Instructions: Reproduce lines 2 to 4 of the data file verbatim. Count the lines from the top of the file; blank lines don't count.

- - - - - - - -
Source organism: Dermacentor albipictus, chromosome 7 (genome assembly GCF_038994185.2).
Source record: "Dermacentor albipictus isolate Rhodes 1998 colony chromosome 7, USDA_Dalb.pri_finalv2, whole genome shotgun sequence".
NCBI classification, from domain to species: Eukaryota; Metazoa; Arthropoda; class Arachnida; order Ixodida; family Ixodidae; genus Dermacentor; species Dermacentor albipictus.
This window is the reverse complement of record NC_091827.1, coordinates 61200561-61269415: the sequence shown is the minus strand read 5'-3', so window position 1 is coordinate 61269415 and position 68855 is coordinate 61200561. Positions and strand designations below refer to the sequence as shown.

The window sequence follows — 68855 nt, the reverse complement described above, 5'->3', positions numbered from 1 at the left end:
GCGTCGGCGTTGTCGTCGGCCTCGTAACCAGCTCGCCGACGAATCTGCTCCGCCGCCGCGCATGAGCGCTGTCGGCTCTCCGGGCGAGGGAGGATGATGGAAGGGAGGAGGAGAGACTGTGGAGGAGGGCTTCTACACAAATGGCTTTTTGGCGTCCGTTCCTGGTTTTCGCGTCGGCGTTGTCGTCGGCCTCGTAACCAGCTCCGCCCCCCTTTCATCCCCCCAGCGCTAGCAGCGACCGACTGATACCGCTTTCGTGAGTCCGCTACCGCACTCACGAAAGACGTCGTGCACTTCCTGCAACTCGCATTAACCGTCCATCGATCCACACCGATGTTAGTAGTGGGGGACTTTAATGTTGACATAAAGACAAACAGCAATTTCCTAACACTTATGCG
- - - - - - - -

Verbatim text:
Source record: "Dermacentor albipictus isolate Rhodes 1998 colony chromosome 7, USDA_Dalb.pri_finalv2, whole genome shotgun sequence".
NCBI classification, from domain to species: Eukaryota; Metazoa; Arthropoda; class Arachnida; order Ixodida; family Ixodidae; genus Dermacentor; species Dermacentor albipictus.
This window is the reverse complement of record NC_091827.1, coordinates 61200561-61269415: the sequence shown is the minus strand read 5'-3', so window position 1 is coordinate 61269415 and position 68855 is coordinate 61200561. Positions and strand designations below refer to the sequence as shown.